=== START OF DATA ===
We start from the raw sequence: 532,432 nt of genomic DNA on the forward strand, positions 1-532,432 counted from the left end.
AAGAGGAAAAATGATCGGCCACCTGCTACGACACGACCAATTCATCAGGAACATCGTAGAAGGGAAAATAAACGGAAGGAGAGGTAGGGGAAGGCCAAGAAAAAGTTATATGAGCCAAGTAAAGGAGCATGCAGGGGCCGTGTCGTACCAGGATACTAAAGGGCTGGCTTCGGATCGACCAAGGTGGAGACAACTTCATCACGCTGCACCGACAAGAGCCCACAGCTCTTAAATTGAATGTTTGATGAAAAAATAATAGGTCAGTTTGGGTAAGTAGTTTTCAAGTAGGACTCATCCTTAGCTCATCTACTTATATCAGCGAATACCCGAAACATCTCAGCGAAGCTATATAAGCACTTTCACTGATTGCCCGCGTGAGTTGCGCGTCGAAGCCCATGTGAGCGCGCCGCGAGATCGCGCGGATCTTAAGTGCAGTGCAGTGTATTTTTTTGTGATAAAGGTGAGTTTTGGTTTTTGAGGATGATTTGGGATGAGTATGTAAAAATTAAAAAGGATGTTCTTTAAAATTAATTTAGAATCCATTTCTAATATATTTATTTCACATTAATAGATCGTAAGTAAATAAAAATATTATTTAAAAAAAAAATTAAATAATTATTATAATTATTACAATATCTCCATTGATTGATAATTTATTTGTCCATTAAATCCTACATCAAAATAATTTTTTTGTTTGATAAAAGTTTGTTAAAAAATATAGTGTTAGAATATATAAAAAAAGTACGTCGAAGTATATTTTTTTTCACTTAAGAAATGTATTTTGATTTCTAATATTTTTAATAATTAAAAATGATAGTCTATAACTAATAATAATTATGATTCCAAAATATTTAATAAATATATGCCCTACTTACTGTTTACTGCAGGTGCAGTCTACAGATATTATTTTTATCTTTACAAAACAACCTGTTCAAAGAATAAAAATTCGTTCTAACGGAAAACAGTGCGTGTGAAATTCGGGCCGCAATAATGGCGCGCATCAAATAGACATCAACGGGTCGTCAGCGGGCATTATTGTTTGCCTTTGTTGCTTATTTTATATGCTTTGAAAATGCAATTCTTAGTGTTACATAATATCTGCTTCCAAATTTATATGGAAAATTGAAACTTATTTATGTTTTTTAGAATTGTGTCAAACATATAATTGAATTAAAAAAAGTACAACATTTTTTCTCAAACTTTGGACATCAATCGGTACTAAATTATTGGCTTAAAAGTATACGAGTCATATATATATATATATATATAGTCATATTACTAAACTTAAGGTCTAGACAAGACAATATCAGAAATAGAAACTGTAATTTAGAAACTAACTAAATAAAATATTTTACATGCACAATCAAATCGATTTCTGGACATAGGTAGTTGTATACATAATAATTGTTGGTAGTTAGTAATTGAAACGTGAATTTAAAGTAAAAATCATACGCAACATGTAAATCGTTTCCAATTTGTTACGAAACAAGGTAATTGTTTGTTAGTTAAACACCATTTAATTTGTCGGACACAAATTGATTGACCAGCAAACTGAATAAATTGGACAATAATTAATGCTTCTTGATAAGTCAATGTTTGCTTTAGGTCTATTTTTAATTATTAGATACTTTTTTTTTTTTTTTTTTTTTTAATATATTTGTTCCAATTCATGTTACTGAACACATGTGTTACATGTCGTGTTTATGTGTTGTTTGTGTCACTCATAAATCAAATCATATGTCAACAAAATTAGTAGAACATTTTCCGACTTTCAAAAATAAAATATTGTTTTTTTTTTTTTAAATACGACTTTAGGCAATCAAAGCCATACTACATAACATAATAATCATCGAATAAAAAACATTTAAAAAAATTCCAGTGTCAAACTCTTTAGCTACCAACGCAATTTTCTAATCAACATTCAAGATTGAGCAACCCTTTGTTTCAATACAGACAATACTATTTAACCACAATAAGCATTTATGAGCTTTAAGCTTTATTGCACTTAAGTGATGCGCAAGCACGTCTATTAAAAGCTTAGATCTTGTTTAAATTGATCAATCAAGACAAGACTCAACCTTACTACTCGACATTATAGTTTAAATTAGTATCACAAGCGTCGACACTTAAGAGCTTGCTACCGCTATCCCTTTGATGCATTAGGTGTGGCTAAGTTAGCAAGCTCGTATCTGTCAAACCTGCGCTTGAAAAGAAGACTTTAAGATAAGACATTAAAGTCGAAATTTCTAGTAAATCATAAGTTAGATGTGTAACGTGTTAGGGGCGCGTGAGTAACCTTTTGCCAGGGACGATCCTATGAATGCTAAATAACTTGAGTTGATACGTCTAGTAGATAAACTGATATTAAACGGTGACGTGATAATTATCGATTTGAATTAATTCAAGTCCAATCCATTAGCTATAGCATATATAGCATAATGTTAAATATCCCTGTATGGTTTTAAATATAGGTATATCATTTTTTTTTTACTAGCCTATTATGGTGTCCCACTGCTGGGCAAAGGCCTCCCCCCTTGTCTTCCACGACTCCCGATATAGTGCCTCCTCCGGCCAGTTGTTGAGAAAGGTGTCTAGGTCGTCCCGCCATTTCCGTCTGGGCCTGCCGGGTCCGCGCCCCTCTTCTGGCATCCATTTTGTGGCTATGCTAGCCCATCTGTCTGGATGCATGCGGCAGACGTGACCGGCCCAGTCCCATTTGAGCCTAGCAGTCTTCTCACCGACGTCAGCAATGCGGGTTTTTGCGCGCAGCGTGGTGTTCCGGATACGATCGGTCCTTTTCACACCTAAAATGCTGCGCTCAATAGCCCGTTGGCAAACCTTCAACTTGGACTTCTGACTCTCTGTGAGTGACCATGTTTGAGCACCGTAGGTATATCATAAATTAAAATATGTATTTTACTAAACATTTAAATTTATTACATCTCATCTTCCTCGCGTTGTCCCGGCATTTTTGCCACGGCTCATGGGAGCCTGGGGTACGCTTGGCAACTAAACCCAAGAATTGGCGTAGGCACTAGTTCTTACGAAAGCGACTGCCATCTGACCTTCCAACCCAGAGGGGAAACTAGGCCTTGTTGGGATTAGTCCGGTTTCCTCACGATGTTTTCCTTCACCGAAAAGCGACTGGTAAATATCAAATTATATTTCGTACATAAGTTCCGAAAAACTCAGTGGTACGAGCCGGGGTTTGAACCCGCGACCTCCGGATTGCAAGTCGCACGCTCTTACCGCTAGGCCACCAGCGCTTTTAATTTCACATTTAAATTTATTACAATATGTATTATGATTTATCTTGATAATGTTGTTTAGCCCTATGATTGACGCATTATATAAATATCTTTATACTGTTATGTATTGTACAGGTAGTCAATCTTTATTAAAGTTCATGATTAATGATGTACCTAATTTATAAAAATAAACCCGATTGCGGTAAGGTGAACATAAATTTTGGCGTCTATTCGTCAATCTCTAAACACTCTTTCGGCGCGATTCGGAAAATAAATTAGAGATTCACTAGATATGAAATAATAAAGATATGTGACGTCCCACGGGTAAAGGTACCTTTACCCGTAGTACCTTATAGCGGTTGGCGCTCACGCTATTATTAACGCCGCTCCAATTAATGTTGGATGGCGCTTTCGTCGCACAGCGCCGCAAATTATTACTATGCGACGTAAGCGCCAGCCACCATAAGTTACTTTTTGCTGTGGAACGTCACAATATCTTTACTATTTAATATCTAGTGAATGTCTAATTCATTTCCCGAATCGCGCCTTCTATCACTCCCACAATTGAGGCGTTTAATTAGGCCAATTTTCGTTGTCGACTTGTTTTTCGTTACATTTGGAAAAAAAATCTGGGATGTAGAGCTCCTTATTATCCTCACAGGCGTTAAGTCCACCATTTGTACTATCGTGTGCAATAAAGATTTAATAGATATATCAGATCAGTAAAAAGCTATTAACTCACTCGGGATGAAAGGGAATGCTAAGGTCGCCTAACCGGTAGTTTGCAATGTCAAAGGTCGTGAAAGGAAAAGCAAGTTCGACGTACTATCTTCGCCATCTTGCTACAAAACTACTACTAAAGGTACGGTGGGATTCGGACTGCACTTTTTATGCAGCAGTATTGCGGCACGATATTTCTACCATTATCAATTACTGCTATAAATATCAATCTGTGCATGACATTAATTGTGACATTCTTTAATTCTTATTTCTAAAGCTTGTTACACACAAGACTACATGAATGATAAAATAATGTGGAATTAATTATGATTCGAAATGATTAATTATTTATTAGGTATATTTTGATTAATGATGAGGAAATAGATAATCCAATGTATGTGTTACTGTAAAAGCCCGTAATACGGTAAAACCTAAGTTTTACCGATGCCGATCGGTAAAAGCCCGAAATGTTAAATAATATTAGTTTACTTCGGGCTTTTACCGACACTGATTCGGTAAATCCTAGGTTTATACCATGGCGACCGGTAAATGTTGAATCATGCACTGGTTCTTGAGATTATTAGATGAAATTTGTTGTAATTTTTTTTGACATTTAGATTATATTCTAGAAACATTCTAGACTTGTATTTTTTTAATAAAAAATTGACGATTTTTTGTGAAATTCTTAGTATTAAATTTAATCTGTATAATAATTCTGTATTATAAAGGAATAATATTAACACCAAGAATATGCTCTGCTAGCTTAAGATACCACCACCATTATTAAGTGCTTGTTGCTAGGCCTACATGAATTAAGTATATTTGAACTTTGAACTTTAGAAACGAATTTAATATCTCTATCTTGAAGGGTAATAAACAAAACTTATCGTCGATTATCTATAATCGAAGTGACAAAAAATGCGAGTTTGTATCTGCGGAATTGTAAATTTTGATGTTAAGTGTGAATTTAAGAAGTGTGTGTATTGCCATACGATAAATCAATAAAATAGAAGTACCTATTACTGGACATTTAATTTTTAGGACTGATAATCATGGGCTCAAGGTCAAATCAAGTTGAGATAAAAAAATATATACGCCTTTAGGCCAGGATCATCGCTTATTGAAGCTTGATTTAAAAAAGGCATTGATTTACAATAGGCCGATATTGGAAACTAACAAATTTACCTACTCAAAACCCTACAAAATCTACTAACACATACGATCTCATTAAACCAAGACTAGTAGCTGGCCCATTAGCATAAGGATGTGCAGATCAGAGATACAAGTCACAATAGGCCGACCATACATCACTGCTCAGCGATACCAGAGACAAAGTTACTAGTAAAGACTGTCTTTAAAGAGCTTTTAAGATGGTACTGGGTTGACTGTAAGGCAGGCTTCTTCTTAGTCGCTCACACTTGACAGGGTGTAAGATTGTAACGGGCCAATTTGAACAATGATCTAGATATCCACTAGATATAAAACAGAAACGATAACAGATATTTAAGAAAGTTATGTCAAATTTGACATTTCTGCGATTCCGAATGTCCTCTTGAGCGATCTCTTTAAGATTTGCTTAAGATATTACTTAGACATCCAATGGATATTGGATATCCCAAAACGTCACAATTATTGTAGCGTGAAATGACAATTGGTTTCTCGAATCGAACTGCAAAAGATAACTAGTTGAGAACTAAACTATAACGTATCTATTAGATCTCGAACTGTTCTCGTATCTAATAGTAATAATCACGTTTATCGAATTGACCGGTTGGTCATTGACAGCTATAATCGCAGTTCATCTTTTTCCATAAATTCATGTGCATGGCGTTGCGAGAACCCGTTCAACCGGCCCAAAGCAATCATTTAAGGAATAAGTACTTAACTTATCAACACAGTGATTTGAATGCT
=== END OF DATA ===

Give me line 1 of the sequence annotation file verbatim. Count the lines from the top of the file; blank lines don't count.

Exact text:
We start from the raw sequence: 532,432 nt of genomic DNA on the forward strand, positions 1-532,432 counted from the left end.